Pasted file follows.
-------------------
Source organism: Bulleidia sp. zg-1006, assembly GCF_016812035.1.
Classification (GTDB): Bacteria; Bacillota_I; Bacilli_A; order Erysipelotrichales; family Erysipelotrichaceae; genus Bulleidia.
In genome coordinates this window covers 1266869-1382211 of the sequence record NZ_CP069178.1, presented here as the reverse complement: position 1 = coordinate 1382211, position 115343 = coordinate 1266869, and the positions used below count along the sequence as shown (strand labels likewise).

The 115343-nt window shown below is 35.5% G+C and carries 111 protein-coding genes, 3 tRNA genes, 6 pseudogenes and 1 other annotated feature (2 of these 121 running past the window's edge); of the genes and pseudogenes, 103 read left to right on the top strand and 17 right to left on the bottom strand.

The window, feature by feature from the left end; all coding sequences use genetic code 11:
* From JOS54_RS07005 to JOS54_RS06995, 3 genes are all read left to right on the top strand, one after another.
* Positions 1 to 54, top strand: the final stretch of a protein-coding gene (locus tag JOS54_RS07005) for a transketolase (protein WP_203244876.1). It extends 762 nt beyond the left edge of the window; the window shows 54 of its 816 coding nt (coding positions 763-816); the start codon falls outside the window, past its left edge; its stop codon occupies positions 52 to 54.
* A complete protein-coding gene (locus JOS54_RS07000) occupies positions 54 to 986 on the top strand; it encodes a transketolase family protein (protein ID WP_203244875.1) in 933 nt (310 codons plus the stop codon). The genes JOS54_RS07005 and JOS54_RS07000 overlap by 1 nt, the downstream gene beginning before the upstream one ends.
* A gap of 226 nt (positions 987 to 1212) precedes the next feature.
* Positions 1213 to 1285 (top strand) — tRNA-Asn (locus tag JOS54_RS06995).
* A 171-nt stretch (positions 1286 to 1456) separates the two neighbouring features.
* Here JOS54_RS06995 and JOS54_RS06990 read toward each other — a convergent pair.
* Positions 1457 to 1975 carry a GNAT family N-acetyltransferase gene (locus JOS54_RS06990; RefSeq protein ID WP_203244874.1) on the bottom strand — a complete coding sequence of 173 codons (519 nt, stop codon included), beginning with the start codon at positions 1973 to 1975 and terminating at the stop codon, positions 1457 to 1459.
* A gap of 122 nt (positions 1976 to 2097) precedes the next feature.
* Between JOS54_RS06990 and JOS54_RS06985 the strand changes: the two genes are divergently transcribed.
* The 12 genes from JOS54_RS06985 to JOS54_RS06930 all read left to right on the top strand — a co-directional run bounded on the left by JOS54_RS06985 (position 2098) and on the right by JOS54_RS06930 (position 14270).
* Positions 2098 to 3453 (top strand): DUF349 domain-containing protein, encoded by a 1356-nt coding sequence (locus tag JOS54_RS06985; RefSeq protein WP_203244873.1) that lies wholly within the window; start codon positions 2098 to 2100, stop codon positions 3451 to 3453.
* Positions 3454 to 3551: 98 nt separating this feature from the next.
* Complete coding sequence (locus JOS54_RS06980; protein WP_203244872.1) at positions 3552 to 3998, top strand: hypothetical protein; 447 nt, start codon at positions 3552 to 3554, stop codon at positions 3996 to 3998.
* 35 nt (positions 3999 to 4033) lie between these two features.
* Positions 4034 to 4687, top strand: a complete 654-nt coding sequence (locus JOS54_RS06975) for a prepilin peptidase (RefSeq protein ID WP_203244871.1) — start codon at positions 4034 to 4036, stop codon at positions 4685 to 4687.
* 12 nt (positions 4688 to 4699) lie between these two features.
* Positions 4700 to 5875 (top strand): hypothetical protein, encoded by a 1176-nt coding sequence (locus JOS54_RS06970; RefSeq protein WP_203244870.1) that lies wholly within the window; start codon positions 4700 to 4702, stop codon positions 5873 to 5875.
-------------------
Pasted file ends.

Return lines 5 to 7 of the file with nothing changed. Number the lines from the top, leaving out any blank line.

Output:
The window, feature by feature from the left end; all coding sequences use genetic code 11:
* From JOS54_RS07005 to JOS54_RS06995, 3 genes are all read left to right on the top strand, one after another.
* Positions 1 to 54, top strand: the final stretch of a protein-coding gene (locus tag JOS54_RS07005) for a transketolase (protein WP_203244876.1). It extends 762 nt beyond the left edge of the window; the window shows 54 of its 816 coding nt (coding positions 763-816); the start codon falls outside the window, past its left edge; its stop codon occupies positions 52 to 54.